There’s nothing like the thrill of starting a public relations partnership with a new client. All parties are on best behavior, getting to know one another and establishing the rhythm of a working relationship. But, then like a sinking ship, signs start appearing that make you ask if the “marriage” is on the rocks. Many times the desire to dissolve comes from the client side. However, there are those occasions when an agency has to cut the client cord. We’ve been lucky, and we choose our clients well. But we’ve gathered some “dysfunctional relationship” examples from colleagues and our own archives.
Demanding clients are a challenge. But the right type of demanding client offers an opportunity to set a high bar and achieve greatness. The problem occurs when the original bar is moved from high to unrealistic or even outrageous. We encountered this once when a client visiting a major market for a media tour doubled the goal for high-level media interviews from an ambitious 18, to an unreasonable 40. The best way to deal with an unrealistic demand is to manage expectations from the start and to define expected outcomes clearly and in writing. But when even that constant communication fails, that may be a client fail that can’t be fixed.
Nothing creates a fraught client relationship like budget uncertainty. An agency has put together a strategically sound plan backed by solid research, and the client has pulled the trigger. The team is invested and engaged and then the unthinkable happens. The company suffers a setback and the project is upended. The consequences are not only financially unsettling to the firm but demoralizing to the team. Unfortunately, there’s often no way of predicting a situation like this, and it can happen to virtually any client. But when it happens with multiple agencies, or repeatedly with the same external team, it’s time to cut the cord. The best safeguards are to build mutual accountability into business agreements, including a reasonable termination notice.
One of the worst client offenses is lying, which we define similarly to the New York Times, — telling untruths with the intent to deceive. Luckily, this is a rare occurrence. When it does happen, it’s pretty universally considered grounds for immediate dissolution of the relationship. The basis of any good partnership is honesty; PR agencies expect to be told a client’s full story, warts and all. It is then incumbent on the PR team to give counsel on the best way to shape and share that story with press. But the expectation is always that the client is providing facts. How can a communications team remain credible in the eyes of journalists if they’re found to be lying? We PR people want to deal in facts, and after all the noise about “fake news,” we want to do our part to combat it as an industry.
Some clients naturally have consistent news to share and plenty of POV to promote, and others less so. That’s okay; our job is to ferret out nuggets that can be shaped and communicated to tell a compelling story, so we don’t need it served up on a silver platter. But even the best PR counselors need some raw material, which is why we probe and question clients to determine news and story angles. We once worked with a law firm that did very interesting work, none of which they felt they could discuss. They were also reticent about making their top leadership available. As much as we pushed for more candor and probed for news, the more the firm clammed up. Which left us very little to work with. PR agencies create the most successful partnerships when clients are receptive to education at the beginning and really understand the “rules of the game.” This way clients know what is required of them to make the relationship work.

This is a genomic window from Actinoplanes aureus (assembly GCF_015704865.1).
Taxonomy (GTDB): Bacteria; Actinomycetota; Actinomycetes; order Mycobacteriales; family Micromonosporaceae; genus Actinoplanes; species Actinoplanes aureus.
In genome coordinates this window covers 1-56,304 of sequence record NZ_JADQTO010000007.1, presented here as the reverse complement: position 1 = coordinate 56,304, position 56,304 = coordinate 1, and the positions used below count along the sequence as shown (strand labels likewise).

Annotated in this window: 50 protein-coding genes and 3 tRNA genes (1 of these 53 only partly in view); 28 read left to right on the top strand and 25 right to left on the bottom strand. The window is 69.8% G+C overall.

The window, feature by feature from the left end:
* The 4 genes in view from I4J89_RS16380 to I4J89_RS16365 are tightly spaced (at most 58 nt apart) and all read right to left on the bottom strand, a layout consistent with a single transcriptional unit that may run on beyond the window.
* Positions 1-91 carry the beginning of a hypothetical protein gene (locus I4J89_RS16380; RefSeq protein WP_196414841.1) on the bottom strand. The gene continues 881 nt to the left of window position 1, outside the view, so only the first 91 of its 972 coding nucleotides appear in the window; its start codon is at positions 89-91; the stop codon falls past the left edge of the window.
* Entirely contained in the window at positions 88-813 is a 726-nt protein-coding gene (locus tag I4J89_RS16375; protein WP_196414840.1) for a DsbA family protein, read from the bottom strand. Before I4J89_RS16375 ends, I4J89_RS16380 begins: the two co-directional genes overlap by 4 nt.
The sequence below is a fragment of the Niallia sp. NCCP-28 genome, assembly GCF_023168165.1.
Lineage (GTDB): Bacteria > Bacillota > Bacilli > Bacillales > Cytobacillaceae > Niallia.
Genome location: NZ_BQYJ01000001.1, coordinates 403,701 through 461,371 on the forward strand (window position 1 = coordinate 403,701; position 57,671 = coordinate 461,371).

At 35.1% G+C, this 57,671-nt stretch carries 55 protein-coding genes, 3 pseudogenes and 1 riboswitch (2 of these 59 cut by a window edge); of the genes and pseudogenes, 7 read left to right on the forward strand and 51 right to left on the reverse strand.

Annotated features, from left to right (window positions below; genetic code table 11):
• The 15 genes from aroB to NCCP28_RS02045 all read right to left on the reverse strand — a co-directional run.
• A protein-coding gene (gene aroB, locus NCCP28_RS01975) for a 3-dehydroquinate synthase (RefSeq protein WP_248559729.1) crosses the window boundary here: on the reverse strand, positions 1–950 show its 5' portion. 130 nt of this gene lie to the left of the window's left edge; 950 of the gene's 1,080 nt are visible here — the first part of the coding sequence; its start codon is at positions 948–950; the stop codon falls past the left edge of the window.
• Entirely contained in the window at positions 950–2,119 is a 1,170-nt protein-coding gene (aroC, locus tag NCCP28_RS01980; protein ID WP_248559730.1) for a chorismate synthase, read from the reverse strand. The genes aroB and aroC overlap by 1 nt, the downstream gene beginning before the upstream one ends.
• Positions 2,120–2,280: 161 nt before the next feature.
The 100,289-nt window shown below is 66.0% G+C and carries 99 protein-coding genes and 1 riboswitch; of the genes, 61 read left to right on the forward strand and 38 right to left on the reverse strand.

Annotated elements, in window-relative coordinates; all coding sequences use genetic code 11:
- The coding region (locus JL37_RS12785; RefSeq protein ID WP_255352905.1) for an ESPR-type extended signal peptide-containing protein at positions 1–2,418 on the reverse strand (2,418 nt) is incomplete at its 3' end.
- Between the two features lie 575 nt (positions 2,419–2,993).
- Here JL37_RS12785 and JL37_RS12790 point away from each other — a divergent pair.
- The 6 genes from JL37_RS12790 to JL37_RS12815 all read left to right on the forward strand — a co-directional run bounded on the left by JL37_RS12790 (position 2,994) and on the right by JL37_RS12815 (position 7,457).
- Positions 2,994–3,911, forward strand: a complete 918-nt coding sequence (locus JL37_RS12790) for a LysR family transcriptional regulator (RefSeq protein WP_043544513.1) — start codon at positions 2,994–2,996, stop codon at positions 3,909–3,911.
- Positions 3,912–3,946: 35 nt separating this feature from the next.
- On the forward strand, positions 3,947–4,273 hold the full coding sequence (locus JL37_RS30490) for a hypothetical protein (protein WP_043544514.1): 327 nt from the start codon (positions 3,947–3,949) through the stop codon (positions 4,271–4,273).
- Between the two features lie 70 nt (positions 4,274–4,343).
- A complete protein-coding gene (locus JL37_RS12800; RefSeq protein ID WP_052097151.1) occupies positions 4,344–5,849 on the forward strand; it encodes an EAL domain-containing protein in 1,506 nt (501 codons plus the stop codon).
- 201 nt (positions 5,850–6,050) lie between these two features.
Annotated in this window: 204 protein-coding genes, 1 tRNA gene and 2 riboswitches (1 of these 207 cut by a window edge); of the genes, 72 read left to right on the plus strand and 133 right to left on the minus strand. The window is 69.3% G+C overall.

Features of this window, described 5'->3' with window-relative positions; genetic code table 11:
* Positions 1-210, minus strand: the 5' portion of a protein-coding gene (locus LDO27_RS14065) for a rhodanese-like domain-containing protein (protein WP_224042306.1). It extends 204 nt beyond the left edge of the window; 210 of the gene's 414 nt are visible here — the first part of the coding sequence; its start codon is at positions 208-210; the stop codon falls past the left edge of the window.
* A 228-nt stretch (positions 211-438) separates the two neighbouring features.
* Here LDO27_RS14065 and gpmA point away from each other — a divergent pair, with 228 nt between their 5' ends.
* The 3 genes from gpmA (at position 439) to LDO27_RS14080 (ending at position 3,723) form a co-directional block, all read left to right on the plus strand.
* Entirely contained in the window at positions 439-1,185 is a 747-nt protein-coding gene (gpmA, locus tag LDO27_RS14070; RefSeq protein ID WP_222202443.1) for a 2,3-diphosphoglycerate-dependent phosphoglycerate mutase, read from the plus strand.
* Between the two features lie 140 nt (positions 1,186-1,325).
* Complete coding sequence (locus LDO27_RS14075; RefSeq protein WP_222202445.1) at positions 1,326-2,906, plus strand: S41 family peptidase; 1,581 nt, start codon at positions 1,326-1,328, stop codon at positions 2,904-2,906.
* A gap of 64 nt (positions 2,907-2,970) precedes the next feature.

When a company brings on a PR team specifically to introduce a product or service a great deal of time is spent developing the right strategy. This includes crafting a story, scoping out competitive initiatives, researching the target audience, and preparing spokespeople. But none of that matters if the company encounters countless delays and can’t seem to pull the trigger. These are serious red flags. We once worked with an app developer who asked us to begin shopping an exclusive to a top tech publication, only to find flaws, get cold feet and leave the PR firm with some explaining to do. This is another rare situation that can sometimes be spotted with serious vetting of a company, its financial backing, and product roadmap.
Every experienced PR person has had a relationship with a “difficult” client, usually an individual who simply doesn’t know how to work with other people. The hypercritical client, the client who ignores you, the client who tries to compete with you in the mistaken fear that the agency might show them up – those are key examples. Usually, these issues are resolved in a satisfactory way and the relationship strengthens and progresses. Sometimes, however, in PR or any other business relationships, there are incorrigibles. They’re the ones who just can’t act with civility or clarity, and with whom a breaking point is unavoidable. Although rare, if you find yourself in this kind of consistently abusive relationship, just fire that client and move on. When a window closes, a door will open.